The Rocky Road to Entertaining an Audience

I recently listened to Tommy Fleming speak about Christie Hennessy’s song “Roll back the Clouds” on a podcast. He talked about how important the song was to him, and also how it explained the drug of performing and how he and others like him were prepared to travel the world and be lonely lots of times just to get the hit of performing and the high that it can bring for short periods of time.

When listening to Tommy, I realise it’s not only show business people who chase the recognition and the challenges that come with wanting to perform in the belief that you can improve people’s lives. It’s anyone who stands in front of an audience.

I have loved the music and particularly the lyrics of songwriters such as Don McClean and Kris Kristofferson, some of Kristofferson’s later songs are as good as the famous ones we know, like “Sunday Morning’ Coming Down”.

The Beatles, and I’ve only come to truly appreciate the breadth of their range in my adult years.

My personal favourites are ‘In My Life’ and “Blackbird.”

But still, my favourite band is the Kinks —– ah ‘Days.’

While raising my children, they had to listen to my music during Sunday lunch; on the menu was Ralph McTell and the fourteen-minute-long songs of Harry Chapin.

A particular favourite was Andy Fairweather Low and “Wide Eyes and Legless”.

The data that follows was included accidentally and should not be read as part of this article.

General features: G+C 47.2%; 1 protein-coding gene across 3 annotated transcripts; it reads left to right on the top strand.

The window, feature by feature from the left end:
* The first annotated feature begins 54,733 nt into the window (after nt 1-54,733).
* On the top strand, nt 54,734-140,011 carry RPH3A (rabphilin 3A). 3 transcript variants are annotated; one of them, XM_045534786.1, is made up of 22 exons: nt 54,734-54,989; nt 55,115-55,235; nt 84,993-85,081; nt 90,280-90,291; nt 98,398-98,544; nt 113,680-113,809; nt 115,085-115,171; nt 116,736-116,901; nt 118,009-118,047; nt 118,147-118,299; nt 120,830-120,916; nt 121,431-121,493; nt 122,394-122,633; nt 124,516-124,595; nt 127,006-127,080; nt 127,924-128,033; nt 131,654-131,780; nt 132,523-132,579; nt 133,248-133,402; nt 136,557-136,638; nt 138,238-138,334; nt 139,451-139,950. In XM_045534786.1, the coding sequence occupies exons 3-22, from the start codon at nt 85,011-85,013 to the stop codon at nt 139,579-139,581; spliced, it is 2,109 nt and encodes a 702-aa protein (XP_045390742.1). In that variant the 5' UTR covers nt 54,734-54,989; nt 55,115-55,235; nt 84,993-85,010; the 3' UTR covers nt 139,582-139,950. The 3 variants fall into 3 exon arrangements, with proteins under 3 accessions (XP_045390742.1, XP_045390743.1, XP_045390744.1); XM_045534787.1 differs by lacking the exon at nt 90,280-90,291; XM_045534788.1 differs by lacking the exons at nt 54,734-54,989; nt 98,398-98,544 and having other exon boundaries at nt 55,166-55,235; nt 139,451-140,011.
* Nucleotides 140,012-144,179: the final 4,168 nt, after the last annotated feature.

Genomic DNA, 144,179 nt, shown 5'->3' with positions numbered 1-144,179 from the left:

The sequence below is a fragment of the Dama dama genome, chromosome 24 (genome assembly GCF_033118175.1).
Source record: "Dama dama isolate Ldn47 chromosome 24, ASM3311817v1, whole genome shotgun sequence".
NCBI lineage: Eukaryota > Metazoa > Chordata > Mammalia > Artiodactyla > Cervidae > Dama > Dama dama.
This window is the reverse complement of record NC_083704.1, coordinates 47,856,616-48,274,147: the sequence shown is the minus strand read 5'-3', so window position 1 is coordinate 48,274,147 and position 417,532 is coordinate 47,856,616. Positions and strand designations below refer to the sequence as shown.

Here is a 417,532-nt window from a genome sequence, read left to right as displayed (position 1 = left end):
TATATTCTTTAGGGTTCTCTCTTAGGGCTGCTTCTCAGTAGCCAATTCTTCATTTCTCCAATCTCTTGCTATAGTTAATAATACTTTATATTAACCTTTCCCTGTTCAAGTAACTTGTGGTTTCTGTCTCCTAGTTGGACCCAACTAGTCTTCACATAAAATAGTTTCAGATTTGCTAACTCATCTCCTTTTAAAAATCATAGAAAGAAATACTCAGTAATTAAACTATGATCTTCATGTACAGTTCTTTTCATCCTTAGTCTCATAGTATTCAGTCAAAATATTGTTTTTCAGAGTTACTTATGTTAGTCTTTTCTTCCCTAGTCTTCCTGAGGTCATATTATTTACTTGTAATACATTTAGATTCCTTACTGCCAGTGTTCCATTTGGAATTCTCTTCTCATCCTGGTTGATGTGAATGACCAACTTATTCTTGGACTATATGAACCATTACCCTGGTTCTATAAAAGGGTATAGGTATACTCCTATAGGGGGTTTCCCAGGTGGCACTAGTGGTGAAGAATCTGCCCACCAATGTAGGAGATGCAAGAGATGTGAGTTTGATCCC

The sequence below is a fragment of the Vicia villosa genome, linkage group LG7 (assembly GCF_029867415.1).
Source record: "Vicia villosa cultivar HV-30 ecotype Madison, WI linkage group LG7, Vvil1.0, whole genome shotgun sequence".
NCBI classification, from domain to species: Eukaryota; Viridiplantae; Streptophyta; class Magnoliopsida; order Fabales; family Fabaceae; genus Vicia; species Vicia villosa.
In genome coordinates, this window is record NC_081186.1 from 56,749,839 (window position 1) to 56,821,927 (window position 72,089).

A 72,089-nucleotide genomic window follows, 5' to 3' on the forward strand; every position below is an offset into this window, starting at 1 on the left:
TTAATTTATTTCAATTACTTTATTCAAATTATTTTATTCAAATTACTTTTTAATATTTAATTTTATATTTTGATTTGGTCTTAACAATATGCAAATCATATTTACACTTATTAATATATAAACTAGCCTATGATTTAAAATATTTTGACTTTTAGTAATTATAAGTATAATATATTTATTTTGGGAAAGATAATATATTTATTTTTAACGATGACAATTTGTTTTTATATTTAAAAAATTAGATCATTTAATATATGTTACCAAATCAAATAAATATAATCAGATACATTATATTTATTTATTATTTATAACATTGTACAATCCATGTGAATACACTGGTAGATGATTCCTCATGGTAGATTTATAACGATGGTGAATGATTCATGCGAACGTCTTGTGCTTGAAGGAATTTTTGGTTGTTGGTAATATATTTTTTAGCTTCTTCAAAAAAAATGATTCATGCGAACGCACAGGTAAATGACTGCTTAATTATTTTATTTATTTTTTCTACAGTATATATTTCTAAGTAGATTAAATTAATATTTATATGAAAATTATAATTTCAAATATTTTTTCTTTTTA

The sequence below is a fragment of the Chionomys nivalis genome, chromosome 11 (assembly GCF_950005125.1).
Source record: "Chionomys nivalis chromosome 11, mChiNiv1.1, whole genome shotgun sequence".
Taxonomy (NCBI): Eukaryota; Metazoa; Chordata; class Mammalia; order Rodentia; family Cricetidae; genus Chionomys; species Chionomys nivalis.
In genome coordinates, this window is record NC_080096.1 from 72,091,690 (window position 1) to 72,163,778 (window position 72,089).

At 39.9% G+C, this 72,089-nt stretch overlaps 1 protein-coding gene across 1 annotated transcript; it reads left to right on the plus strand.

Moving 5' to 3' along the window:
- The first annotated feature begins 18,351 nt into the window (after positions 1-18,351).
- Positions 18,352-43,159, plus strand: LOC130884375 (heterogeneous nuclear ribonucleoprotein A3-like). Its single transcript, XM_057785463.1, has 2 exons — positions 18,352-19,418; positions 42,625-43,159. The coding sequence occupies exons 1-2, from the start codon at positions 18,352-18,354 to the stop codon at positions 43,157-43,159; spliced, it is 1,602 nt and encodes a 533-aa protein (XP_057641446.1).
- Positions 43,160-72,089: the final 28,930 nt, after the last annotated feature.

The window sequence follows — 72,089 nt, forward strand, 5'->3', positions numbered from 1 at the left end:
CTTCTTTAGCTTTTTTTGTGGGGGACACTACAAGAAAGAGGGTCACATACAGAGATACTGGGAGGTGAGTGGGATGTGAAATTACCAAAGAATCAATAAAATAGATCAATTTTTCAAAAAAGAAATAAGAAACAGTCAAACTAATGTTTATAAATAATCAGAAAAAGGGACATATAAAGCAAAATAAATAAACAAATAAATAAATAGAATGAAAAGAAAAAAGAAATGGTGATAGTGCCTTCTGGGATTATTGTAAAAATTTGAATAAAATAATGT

As a child, my daughter Jennifer always asked what had happened to his legs.

He is still on my playlist, and she now understands the song. If you are curious, have a listen back on Spotify.

When I’m in the kitchen cooking, my musical tastes often go back to where I started as a teenager, following the Dubliners and folk music artists like Liam Clancy and Christy Moore.

Music has been an integral part of my life, from singing “The Merry Plough Boy” at twelve years of age at parties in my family home, full of friends and relations. Who were visiting after big matches in Croke Park long before I understood the story arc of the song?

Take time today to listen to a favourite song or two and perhaps give a little thought to the life’s journey you are on and how music can accompany and support you on that journey.

I have strayed too far down memory lane but hope you have enjoyed reading about my feelings about Christie’s inspirational song. He and other great songwriters have had a major impact on how I put myself in front of large and small audiences to tell people of my personal passion, which in turn helps my clients hold an audience in the palm of their hand when speaking to a group.

By Executive Coach Andrew Keogh of Aristo.ie